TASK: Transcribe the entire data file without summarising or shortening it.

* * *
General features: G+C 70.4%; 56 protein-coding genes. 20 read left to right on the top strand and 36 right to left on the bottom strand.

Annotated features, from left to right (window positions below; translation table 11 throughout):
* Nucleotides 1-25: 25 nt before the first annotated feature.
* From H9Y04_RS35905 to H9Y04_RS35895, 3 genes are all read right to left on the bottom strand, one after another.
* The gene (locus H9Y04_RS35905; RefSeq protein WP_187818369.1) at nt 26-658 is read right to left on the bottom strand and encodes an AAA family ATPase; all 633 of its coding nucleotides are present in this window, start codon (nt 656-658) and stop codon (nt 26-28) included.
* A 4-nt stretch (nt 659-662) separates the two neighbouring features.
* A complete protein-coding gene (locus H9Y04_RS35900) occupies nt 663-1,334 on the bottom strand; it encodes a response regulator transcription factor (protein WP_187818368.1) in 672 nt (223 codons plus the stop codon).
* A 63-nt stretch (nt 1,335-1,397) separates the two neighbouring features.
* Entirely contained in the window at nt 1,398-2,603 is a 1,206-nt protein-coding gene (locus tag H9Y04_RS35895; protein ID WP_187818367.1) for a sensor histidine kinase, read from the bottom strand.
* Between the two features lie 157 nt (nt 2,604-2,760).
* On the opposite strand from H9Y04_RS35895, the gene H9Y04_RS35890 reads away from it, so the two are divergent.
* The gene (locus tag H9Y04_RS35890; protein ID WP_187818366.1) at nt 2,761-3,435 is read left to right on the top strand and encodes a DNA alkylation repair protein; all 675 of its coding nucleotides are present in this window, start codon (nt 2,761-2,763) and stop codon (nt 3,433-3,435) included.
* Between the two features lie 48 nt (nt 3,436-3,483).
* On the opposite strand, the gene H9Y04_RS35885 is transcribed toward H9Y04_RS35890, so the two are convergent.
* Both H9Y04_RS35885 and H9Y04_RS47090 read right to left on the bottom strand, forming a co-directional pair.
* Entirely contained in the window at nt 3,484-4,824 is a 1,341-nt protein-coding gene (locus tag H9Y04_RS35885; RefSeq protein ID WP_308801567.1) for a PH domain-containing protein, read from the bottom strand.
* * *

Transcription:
General features: G+C 70.4%; 56 protein-coding genes. 20 read left to right on the top strand and 36 right to left on the bottom strand.

Annotated features, from left to right (window positions below; translation table 11 throughout):
* Nucleotides 1-25: 25 nt before the first annotated feature.
* From H9Y04_RS35905 to H9Y04_RS35895, 3 genes are all read right to left on the bottom strand, one after another.
* The gene (locus H9Y04_RS35905; RefSeq protein WP_187818369.1) at nt 26-658 is read right to left on the bottom strand and encodes an AAA family ATPase; all 633 of its coding nucleotides are present in this window, start codon (nt 656-658) and stop codon (nt 26-28) included.
* A 4-nt stretch (nt 659-662) separates the two neighbouring features.
* A complete protein-coding gene (locus H9Y04_RS35900) occupies nt 663-1,334 on the bottom strand; it encodes a response regulator transcription factor (protein WP_187818368.1) in 672 nt (223 codons plus the stop codon).
* A 63-nt stretch (nt 1,335-1,397) separates the two neighbouring features.
* Entirely contained in the window at nt 1,398-2,603 is a 1,206-nt protein-coding gene (locus tag H9Y04_RS35895; protein ID WP_187818367.1) for a sensor histidine kinase, read from the bottom strand.
* Between the two features lie 157 nt (nt 2,604-2,760).
* On the opposite strand from H9Y04_RS35895, the gene H9Y04_RS35890 reads away from it, so the two are divergent.
* The gene (locus tag H9Y04_RS35890; protein ID WP_187818366.1) at nt 2,761-3,435 is read left to right on the top strand and encodes a DNA alkylation repair protein; all 675 of its coding nucleotides are present in this window, start codon (nt 2,761-2,763) and stop codon (nt 3,433-3,435) included.
* Between the two features lie 48 nt (nt 3,436-3,483).
* On the opposite strand, the gene H9Y04_RS35885 is transcribed toward H9Y04_RS35890, so the two are convergent.
* Both H9Y04_RS35885 and H9Y04_RS47090 read right to left on the bottom strand, forming a co-directional pair.
* Entirely contained in the window at nt 3,484-4,824 is a 1,341-nt protein-coding gene (locus tag H9Y04_RS35885; RefSeq protein ID WP_308801567.1) for a PH domain-containing protein, read from the bottom strand.